An International Monetary Fund (IMF) team is expected in the country to meet with the Zambian government next month and resume discussions on the country’s deteriorating economy, according to high-level World Bank official.
Speaking when he paid courtesy call at the Ministry of Finance headquarters in Lusaka yesterday, World Bank vice president – Africa region – Dr Hafez Ghanem, told journalists that a team from the Fund is expected in the country next month to meet and resume its discussions with the Zambian government on the country’s economy.
The courtesy visit paid by Dr Ghanem was a follow-up to his meeting with Finance Minister Margaret Mwanakatwe at last week’s IMF/World Bank Annual Meeting in Bali, Indonesia, and ahead of next month’s International Development Association (IDA) 18 high-level mid-term review meeting, which Zambia is hosting.
Zambia was selected as the host of the World Bank’s IDA 18 high-level mid-term review meeting.
“…Another important issue is the macroeconomic framework because macroeconomic stability is important for economic growth and development. The Minister [Mwanakatwe] described to me the government’s focus on controlling the [fiscal] deficit and on ensuring good and prudent debt management. She also informed me that, Zambia is in discussions with the International Monetary Fund (IMF), and that a team from the Fund will be arriving in the first week of November to work with the government on those issues,” Dr Ghanem said.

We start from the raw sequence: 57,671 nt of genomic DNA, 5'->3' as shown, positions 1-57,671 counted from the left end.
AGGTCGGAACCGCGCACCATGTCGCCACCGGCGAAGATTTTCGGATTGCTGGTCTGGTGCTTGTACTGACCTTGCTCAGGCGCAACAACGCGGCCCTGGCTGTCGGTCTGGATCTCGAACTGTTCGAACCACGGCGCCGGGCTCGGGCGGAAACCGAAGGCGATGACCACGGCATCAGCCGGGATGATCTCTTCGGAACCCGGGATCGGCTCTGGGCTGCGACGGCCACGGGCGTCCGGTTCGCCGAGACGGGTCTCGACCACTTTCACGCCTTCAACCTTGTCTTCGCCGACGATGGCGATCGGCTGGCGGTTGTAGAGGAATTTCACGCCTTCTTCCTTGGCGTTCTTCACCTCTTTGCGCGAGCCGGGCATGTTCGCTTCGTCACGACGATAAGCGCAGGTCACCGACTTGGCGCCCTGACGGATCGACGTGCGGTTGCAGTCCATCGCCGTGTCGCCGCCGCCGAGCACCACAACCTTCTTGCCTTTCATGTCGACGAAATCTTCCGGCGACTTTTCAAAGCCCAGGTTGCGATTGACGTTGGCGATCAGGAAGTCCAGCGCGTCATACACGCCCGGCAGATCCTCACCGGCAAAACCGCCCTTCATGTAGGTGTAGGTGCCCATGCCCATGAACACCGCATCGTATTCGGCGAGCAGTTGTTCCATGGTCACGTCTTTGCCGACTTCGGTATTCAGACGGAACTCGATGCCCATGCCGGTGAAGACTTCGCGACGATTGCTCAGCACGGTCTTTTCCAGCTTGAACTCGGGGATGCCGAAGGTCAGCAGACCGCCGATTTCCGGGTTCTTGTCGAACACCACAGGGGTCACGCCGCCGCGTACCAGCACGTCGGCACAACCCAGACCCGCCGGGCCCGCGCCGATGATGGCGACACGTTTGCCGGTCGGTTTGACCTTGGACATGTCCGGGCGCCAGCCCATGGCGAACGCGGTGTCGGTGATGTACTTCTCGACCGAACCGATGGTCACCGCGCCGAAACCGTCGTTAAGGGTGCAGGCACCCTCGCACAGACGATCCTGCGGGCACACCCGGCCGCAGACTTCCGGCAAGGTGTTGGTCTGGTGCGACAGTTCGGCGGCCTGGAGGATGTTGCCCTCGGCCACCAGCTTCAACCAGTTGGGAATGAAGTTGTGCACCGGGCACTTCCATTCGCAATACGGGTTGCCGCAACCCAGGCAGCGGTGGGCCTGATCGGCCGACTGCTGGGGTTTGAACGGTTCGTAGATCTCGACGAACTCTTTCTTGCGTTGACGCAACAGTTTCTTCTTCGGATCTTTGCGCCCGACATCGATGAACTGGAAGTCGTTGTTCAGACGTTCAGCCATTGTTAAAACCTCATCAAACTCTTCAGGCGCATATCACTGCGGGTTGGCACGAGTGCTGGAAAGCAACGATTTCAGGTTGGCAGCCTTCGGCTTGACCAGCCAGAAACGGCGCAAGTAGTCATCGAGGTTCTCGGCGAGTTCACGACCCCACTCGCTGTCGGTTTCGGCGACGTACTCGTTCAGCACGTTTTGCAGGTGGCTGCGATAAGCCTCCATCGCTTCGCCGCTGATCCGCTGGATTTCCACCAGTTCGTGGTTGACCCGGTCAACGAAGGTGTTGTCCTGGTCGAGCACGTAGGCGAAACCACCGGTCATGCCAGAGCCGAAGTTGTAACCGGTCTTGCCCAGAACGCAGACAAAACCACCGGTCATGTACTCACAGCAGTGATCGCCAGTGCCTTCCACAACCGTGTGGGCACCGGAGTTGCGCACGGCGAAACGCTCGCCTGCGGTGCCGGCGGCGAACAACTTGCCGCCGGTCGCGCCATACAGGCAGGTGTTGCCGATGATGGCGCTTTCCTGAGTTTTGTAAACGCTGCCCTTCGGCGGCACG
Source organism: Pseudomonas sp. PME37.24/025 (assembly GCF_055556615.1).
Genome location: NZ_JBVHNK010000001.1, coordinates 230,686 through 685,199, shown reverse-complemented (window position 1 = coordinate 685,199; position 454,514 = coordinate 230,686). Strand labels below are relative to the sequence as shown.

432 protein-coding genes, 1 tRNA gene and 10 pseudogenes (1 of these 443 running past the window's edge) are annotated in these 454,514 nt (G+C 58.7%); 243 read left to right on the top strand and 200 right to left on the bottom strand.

“So, I have to say that I am really happy to be here with you all; it’s very encouraging to see all the work and advances that are happening in Zambia. I would like to thank the Hon. Minister of Finance for the very kind welcome and also, for the excellent cooperation that we have together.”
Earlier, Mwanakatwe expressed delight at receiving Dr Ghanem, particularly ahead of next month’s indaba.
“To have IDA 18 mid-term review happening in Zambia for the first time in sub-Saharan Africa, for me, I want to say thank you for giving Zambia that opportunity,” Mwanakatwe said in brief remarks, without taking any questions on the ongoing IMF discussions that are widely expected to be on the illusive US $1.3 billion economic bailout package.
Earlier this month, Bloomberg reported that Mwanakatwe is no longer having “sleepless nights” over the much-needed IMF loan Zambia has been trying, unsuccessfully, to secure for the past two years.
“I’ve talked about four things that keep me awake. Four months ago I was saying IMF. I don’t say that anymore,” Mwanakatwe told business leaders after delivering the 2019 budget earlier this month.
“Because IMF, I believe, will come on board at some point — tomorrow or the day after tomorrow.”